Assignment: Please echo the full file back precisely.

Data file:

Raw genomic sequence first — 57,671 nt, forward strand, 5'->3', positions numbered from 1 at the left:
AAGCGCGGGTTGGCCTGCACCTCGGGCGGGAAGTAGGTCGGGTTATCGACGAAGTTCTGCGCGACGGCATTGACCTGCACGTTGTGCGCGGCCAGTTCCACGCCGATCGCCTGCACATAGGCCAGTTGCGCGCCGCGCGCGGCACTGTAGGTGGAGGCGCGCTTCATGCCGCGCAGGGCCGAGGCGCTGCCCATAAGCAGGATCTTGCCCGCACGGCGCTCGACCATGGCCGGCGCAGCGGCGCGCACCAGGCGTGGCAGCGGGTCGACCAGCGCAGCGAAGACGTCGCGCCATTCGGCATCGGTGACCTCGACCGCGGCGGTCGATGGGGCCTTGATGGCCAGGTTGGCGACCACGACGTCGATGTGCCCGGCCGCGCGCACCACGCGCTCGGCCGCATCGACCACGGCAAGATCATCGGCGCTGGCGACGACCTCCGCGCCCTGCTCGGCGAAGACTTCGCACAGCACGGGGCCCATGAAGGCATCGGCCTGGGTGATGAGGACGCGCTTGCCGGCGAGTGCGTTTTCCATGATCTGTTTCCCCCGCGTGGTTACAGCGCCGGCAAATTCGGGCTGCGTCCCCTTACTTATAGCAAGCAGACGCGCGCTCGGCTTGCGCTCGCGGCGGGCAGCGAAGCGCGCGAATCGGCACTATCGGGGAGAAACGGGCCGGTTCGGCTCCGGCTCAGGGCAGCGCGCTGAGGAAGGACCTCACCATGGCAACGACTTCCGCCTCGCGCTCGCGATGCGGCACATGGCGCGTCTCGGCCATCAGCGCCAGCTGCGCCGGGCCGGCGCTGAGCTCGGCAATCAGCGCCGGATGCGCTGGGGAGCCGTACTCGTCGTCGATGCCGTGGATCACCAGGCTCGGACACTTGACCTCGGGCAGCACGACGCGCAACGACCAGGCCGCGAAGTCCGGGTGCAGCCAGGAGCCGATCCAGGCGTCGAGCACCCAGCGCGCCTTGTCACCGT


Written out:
Raw genomic sequence first — 57,671 nt, forward strand, 5'->3', positions numbered from 1 at the left:
AAGCGCGGGTTGGCCTGCACCTCGGGCGGGAAGTAGGTCGGGTTATCGACGAAGTTCTGCGCGACGGCATTGACCTGCACGTTGTGCGCGGCCAGTTCCACGCCGATCGCCTGCACATAGGCCAGTTGCGCGCCGCGCGCGGCACTGTAGGTGGAGGCGCGCTTCATGCCGCGCAGGGCCGAGGCGCTGCCCATAAGCAGGATCTTGCCCGCACGGCGCTCGACCATGGCCGGCGCAGCGGCGCGCACCAGGCGTGGCAGCGGGTCGACCAGCGCAGCGAAGACGTCGCGCCATTCGGCATCGGTGACCTCGACCGCGGCGGTCGATGGGGCCTTGATGGCCAGGTTGGCGACCACGACGTCGATGTGCCCGGCCGCGCGCACCACGCGCTCGGCCGCATCGACCACGGCAAGATCATCGGCGCTGGCGACGACCTCCGCGCCCTGCTCGGCGAAGACTTCGCACAGCACGGGGCCCATGAAGGCATCGGCCTGGGTGATGAGGACGCGCTTGCCGGCGAGTGCGTTTTCCATGATCTGTTTCCCCCGCGTGGTTACAGCGCCGGCAAATTCGGGCTGCGTCCCCTTACTTATAGCAAGCAGACGCGCGCTCGGCTTGCGCTCGCGGCGGGCAGCGAAGCGCGCGAATCGGCACTATCGGGGAGAAACGGGCCGGTTCGGCTCCGGCTCAGGGCAGCGCGCTGAGGAAGGACCTCACCATGGCAACGACTTCCGCCTCGCGCTCGCGATGCGGCACATGGCGCGTCTCGGCCATCAGCGCCAGCTGCGCCGGGCCGGCGCTGAGCTCGGCAATCAGCGCCGGATGCGCTGGGGAGCCGTACTCGTCGTCGATGCCGTGGATCACCAGGCTCGGACACTTGACCTCGGGCAGCACGACGCGCAACGACCAGGCCGCGAAGTCCGGGTGCAGCCAGGAGCCGATCCAGGCGTCGAGCACCCAGCGCGCCTTGTCACCGT